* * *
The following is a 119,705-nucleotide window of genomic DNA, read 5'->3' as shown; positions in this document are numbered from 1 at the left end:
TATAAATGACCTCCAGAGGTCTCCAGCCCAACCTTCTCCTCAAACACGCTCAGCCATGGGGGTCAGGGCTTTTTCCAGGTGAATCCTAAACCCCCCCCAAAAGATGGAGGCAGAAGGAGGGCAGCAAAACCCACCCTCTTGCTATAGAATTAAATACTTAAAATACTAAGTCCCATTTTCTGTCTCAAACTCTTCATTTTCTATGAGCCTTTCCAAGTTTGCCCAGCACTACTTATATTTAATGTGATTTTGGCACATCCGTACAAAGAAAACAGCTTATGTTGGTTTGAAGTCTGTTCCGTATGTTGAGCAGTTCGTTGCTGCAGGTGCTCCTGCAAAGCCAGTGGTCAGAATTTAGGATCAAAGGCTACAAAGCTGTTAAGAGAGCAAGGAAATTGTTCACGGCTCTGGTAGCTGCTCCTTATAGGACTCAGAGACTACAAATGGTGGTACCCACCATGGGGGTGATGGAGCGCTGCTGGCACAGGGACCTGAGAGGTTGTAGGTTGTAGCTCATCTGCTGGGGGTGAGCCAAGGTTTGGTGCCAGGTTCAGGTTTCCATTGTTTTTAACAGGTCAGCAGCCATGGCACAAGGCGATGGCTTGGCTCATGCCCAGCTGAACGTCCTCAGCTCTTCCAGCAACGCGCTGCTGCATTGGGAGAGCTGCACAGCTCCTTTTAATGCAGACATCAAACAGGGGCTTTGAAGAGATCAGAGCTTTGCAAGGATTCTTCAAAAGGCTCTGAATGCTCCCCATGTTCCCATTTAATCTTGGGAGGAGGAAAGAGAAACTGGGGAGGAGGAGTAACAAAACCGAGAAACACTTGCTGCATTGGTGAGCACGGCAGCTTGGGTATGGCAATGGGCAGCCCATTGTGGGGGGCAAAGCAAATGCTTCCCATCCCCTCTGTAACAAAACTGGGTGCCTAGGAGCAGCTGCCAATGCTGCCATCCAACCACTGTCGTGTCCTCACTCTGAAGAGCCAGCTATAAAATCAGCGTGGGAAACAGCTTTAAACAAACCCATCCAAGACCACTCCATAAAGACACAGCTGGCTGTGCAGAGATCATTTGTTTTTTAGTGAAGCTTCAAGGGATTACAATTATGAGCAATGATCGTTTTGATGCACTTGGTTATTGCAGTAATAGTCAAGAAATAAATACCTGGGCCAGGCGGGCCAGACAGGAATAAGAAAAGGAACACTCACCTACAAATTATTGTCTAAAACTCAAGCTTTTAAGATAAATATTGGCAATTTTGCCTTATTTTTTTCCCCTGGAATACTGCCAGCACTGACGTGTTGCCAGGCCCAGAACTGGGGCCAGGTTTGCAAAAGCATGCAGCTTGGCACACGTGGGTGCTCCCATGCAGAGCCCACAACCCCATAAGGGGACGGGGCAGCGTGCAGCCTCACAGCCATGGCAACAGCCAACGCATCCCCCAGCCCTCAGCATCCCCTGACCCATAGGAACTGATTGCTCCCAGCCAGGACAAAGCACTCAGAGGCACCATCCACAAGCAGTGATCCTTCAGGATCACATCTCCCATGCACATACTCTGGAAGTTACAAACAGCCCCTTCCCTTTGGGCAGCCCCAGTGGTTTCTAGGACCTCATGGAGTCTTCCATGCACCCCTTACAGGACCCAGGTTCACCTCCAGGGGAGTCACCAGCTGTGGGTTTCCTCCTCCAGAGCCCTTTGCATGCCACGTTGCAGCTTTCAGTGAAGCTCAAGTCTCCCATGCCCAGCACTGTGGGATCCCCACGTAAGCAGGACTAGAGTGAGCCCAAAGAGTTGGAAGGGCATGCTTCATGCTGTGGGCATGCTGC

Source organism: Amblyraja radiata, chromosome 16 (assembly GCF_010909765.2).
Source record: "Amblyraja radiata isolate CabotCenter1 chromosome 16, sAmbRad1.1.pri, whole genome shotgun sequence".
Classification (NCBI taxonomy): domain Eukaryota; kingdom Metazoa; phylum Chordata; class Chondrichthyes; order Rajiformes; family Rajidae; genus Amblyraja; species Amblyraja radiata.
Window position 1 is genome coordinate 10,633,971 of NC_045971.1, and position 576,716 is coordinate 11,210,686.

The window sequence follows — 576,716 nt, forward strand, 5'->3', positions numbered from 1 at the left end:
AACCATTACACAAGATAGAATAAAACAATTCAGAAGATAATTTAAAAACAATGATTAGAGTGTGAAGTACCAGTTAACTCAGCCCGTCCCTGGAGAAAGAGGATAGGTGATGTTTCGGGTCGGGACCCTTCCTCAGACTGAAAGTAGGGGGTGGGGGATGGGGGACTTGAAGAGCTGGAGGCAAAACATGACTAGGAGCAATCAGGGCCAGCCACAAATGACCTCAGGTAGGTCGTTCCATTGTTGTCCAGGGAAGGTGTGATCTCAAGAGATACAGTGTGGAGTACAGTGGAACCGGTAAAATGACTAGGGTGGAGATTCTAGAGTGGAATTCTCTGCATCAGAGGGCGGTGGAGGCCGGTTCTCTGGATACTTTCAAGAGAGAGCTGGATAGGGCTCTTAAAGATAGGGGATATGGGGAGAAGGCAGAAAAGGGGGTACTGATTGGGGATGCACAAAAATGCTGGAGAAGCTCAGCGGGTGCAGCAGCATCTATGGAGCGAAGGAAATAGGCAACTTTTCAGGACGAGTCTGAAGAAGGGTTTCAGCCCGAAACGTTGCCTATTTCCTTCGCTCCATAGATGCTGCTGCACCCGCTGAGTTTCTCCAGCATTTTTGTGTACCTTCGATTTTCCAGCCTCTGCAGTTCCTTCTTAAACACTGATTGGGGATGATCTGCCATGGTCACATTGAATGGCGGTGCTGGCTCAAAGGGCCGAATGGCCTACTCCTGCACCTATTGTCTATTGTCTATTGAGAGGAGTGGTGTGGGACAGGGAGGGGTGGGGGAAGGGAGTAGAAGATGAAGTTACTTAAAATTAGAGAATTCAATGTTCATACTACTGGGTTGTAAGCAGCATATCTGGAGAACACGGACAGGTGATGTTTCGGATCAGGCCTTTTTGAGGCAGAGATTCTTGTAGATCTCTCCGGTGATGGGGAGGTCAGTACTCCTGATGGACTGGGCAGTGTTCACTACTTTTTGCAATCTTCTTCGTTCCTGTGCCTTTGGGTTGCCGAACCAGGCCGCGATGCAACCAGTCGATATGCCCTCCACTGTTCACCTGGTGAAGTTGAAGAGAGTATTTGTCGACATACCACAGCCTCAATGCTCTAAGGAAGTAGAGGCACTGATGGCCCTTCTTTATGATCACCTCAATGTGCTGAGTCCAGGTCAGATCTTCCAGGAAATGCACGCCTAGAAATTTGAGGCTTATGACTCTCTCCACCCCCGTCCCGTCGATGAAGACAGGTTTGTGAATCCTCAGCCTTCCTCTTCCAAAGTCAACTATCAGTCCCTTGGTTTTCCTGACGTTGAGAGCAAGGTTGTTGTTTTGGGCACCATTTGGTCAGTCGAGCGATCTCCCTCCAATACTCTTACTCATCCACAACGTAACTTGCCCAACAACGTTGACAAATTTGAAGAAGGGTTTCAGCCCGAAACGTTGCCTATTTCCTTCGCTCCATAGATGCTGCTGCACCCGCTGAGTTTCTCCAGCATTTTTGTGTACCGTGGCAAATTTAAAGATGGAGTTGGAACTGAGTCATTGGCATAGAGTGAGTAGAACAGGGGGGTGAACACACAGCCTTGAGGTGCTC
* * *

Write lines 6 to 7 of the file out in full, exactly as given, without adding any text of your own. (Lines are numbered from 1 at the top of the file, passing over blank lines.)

Window position 1 is genome coordinate 10,633,971 of NC_045971.1, and position 576,716 is coordinate 11,210,686.

The window sequence follows — 576,716 nt, forward strand, 5'->3', positions numbered from 1 at the left end: